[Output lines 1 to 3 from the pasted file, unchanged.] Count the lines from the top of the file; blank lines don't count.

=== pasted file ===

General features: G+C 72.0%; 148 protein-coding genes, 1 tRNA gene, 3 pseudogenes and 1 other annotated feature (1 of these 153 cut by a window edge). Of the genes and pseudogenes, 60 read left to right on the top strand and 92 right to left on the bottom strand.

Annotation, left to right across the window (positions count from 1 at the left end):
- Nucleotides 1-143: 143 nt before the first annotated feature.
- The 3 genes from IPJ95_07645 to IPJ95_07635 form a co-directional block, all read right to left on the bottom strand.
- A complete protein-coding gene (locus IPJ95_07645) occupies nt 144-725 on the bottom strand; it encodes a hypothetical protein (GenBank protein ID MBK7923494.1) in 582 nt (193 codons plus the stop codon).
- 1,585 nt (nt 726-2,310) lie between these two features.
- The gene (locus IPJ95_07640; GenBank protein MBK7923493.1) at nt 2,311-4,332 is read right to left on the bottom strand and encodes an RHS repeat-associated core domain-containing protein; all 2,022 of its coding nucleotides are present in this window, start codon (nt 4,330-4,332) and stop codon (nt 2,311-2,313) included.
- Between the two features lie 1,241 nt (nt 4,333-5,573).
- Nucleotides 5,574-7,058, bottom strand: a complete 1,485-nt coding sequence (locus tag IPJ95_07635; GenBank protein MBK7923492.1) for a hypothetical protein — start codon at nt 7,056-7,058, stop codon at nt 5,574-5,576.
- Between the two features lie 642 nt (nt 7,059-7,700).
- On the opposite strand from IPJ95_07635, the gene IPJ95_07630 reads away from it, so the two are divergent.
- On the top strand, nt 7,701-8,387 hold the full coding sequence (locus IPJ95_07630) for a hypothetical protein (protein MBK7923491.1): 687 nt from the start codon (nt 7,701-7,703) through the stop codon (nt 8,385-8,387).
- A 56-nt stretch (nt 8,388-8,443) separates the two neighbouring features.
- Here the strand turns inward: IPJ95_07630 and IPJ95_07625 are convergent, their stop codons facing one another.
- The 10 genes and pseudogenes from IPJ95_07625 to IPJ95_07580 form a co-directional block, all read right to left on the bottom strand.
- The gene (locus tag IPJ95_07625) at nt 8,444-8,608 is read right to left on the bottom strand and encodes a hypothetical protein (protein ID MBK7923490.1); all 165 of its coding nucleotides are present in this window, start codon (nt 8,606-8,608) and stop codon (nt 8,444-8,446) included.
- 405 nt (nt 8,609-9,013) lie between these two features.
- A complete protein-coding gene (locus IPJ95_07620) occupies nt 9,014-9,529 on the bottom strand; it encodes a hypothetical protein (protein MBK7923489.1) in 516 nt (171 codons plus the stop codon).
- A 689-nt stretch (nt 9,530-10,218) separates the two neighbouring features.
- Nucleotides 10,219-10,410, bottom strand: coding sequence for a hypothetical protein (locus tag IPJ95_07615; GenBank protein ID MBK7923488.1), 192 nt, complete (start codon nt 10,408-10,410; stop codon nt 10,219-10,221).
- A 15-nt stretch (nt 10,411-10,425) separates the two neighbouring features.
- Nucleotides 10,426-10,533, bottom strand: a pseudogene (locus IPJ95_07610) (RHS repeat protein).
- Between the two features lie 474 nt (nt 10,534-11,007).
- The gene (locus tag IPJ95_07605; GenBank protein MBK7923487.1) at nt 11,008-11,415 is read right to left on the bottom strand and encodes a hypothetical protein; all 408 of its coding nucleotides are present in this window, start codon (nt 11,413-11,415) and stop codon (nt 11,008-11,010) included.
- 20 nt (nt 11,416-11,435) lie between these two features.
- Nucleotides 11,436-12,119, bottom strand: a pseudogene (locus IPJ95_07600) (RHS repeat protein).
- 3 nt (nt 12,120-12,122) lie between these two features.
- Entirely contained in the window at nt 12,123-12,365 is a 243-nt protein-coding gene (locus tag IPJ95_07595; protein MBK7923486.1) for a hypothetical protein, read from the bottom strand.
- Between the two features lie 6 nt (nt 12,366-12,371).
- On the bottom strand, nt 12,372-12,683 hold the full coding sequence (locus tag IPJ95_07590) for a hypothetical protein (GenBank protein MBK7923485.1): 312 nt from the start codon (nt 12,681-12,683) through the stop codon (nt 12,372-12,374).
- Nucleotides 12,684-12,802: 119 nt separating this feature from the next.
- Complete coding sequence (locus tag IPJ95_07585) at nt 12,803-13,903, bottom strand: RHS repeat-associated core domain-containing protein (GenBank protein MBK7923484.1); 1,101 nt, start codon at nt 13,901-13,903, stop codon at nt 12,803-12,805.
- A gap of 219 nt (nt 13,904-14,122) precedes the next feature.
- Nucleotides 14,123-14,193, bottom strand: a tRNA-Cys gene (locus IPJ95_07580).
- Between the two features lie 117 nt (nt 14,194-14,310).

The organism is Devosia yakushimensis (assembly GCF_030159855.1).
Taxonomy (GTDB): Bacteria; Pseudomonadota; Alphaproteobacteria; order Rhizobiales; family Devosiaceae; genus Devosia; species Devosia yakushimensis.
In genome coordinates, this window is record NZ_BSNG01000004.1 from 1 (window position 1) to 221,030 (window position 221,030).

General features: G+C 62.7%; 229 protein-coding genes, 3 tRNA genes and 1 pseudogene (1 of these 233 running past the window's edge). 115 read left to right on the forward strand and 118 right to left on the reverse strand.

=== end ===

General features: G+C 72.0%; 148 protein-coding genes, 1 tRNA gene, 3 pseudogenes and 1 other annotated feature (1 of these 153 cut by a window edge). Of the genes and pseudogenes, 60 read left to right on the top strand and 92 right to left on the bottom strand.

Annotation, left to right across the window (positions count from 1 at the left end):
- Nucleotides 1-143: 143 nt before the first annotated feature.